The Independent group – one of South Africa’s leading newspaper owners
– is experimenting globally with outsourcing the production of their
titles, writes Anton Haber on his blog, The Harbinger.
This is a revolutionary step, with major implications for local newspapers and the journalists traditionally employed to put them out.

APN News and Media in New Zealand, half-owned by Independent boss Sir Anthony O’Reilly, announced last week that they will outsource 70 sub-editing and design jobs. APN said it was evaluating a plan to buy production services from Pagemasters, a Melbourne-based subsidiary of the Australian Associated Press news agency. If a deal is agreed PageMasters will set up an office in Auckland and may well take on some APN staff.

This would affect the New Zealand Herald, in Auckland, and provincial titles such as the Northern Advocate, Hawke’s Bay Today, Bay of Plenty Times, the Daily Post, the weekly giveaway The Aucklander and The Listener magazine.

Unions immediately said they would fight the plan.

British media watcher and blogger Roy Greenslade says this is the “first major trial” of O’Reilly’s idea, told to him in an interview a year ago, that newspaper production can be both centralised and outsourced.

It is already happening at his Irish newspapers. Dublin-based Independent News & Media announced earlier this month that 34 production staff were being made redundant in the first phase of outsourcing the production of its Irish newspapers to a company called RE&D. owned by two former Irish Independent employees.

Greenslade comments: “If these two experiments at each end of the globe come off, then the subs at The Independent may well wonder if their jobs are safe for much longer. And if it all works out in Ireland and New Zealand then other publishers across the world – who are always seeking successful cost-cutting initiatives – will surely follow O’Reilly’s lead.”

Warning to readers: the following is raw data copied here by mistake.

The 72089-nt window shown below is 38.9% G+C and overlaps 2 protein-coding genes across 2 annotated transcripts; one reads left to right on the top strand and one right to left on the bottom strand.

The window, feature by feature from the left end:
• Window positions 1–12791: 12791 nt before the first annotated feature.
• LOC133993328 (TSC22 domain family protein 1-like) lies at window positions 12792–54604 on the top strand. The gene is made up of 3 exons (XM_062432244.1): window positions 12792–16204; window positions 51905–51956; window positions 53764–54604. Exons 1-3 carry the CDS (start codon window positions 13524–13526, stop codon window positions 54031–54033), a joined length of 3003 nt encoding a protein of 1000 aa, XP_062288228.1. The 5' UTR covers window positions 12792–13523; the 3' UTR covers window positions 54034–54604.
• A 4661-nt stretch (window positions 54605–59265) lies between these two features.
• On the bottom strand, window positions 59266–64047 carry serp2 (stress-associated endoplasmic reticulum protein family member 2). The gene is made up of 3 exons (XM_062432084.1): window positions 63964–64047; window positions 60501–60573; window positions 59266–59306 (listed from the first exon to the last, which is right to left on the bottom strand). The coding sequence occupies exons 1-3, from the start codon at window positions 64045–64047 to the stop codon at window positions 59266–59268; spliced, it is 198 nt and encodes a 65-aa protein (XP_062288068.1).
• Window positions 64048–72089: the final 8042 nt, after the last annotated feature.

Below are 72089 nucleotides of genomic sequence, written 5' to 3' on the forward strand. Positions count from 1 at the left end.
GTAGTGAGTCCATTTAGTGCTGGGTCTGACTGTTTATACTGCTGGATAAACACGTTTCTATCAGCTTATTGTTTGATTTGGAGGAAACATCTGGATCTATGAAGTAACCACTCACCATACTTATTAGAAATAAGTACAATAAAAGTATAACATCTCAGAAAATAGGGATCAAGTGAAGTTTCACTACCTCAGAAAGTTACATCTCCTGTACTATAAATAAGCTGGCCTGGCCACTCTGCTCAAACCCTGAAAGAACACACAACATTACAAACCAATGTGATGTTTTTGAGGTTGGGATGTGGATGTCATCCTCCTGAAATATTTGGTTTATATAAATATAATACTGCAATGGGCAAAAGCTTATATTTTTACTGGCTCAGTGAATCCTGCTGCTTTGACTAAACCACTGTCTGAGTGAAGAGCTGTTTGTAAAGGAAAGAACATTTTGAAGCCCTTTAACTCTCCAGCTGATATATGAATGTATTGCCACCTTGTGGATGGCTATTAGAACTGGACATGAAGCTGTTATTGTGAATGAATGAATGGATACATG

Speaking at the company’s annual meeting in Dublin earlier this year, O’Reilly said the internet could yield an extraordinary opportunity to the newspaper industry on the production side in putting together its products at a much lower cost. “If we exempt newsprint, the real cost of newspapers lies in putting them together – writing them, editing them, producing pages, getting them camera-ready, producing plates, printing, and finally in distribution,” O’Reilly said.

He was further quoting saying: “With the exception of the magic of writing and editing news . . . almost every other function, except printing, is location-indifferent. No reader knows where the page is made up. No reader understands or cares about where telesales or marketing are located.”

Outsourcing production may be a common business practice, but is new to newspapers. “Pioneering”, is how Greenslade describes it. Combined with the move to centralisation we have seen in this country – the increasing number of parts of different newspapers within a group produced centrally – this heralds major change in newspapers.

Already, in the Independent’s South African operations, parts of the papers, such as Business Report and Tonight, are centralised and shared to varying degrees. Combine this with the idea of outsourcing production functions, and you can see a whole new way of working.

What is the end-point? Could O’Reilly have all his newspapers around the world produced in one sweat-shop in India, or some other country with that combination of English, good education and cheap labour? Material would be sent to them, they would design, edit and proof pages, and email them directly to printers.

One can see the cost-saving potential, but what does it mean for newspapers? I suspect it means increasing homogenisation and everything which comes with it – middle-of-the-road, grey, blandness.

Anyone with the slightest newspaper experience knows that a paper is shaped and given its character in the subs room – where stories and pictures are selected, placed and rewritten, headlines and captions crafted, and potentially controversial matters either left in, blown up, binned or rendered bland and safe. The difference between a good newspaper and a great one is, firstly, the quality of its subs room.

Can one subs room produce different newspapers for different audiences in different places?

If O’Reilly sees that his major asset is a newspaper brand, then one has to ask if this brand can keep its unique character if it is produced in a sausage factory?